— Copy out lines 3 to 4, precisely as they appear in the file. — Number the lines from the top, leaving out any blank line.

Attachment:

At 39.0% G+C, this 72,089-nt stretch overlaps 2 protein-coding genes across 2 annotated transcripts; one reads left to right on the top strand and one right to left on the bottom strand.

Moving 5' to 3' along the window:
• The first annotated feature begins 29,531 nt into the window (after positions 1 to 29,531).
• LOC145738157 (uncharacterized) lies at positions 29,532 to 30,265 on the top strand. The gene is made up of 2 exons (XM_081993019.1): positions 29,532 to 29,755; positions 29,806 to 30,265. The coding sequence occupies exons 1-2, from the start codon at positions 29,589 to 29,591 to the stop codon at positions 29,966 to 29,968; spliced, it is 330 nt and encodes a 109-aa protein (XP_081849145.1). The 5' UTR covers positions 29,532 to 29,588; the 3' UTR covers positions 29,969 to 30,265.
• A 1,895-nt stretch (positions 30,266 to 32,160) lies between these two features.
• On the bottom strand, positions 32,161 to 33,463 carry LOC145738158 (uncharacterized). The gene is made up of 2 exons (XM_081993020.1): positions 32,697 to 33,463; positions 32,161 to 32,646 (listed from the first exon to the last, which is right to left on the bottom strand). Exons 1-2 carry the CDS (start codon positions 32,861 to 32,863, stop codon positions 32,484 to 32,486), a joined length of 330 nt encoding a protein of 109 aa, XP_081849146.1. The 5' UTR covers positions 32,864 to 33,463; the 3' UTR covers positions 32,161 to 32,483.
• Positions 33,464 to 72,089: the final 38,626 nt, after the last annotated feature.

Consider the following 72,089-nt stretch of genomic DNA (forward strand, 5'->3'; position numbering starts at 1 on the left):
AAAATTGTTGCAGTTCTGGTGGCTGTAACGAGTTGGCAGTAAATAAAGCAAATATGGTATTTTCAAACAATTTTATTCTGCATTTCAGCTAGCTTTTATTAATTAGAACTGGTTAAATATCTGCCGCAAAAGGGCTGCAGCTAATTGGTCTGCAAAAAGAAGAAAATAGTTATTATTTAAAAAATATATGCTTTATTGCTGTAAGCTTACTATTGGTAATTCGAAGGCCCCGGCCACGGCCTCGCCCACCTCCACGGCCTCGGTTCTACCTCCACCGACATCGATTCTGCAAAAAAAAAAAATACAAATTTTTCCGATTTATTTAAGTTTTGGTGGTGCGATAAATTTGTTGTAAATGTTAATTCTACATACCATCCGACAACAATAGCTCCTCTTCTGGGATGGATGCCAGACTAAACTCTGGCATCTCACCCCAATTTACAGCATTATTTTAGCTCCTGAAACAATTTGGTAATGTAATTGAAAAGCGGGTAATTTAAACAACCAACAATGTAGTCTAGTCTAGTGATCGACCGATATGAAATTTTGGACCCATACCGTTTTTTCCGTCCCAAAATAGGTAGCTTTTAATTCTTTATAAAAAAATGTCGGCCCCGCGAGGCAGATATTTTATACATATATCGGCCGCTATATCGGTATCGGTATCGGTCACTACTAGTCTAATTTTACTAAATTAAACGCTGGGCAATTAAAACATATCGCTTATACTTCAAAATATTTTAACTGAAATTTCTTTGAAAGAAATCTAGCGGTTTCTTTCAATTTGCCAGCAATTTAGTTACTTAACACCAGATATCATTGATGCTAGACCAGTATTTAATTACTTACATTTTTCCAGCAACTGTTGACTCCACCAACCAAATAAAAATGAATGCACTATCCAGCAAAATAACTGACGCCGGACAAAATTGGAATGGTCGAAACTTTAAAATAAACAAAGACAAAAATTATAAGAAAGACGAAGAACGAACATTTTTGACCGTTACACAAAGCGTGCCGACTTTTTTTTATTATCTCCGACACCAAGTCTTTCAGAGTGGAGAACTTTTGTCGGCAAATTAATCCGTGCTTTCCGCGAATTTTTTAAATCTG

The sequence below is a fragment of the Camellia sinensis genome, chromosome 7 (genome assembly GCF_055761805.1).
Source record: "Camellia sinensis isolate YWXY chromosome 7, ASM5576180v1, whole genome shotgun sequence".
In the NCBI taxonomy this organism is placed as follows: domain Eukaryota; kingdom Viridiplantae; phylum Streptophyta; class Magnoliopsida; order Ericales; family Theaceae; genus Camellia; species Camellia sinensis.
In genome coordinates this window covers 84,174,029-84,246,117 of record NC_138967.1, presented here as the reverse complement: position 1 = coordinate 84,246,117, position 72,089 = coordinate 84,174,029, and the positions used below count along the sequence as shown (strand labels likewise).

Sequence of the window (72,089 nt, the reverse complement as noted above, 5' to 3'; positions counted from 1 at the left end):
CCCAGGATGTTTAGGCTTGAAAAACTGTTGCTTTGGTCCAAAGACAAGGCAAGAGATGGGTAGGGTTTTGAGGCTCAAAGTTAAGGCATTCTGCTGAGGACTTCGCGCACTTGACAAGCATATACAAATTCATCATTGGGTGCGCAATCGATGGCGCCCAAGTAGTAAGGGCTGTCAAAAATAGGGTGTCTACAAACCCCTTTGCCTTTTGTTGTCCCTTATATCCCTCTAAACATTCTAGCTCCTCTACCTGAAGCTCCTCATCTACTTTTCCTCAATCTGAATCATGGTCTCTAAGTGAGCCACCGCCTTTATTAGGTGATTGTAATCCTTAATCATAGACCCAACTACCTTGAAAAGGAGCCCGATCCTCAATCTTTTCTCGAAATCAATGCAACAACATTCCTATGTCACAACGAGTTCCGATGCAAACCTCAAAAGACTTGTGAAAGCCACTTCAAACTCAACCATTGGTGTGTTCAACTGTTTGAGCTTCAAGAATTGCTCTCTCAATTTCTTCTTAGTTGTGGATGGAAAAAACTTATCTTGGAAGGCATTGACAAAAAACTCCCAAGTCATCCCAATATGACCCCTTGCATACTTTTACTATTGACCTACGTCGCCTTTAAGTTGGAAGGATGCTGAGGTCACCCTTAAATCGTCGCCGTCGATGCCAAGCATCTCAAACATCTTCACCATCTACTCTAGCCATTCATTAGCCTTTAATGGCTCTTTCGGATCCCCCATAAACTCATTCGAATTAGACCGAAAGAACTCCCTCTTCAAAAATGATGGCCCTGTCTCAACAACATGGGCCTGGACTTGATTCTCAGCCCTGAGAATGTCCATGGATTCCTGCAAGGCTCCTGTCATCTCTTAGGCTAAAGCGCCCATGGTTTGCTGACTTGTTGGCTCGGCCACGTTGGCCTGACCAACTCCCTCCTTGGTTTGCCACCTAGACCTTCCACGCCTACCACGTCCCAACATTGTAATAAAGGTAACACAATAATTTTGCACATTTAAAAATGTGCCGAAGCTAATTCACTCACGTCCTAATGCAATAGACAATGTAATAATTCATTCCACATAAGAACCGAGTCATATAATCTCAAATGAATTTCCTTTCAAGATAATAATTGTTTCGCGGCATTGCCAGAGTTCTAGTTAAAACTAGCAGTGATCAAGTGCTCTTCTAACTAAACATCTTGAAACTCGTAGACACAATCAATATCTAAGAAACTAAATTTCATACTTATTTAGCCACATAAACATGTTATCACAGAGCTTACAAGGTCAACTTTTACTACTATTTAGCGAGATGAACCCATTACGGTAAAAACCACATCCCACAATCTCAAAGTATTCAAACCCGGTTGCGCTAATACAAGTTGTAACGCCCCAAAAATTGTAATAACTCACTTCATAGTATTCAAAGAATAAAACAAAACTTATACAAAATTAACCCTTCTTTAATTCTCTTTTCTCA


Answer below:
• The first annotated feature begins 29,531 nt into the window (after positions 1 to 29,531).
• LOC145738157 (uncharacterized) lies at positions 29,532 to 30,265 on the top strand. The gene is made up of 2 exons (XM_081993019.1): positions 29,532 to 29,755; positions 29,806 to 30,265. The coding sequence occupies exons 1-2, from the start codon at positions 29,589 to 29,591 to the stop codon at positions 29,966 to 29,968; spliced, it is 330 nt and encodes a 109-aa protein (XP_081849145.1). The 5' UTR covers positions 29,532 to 29,588; the 3' UTR covers positions 29,969 to 30,265.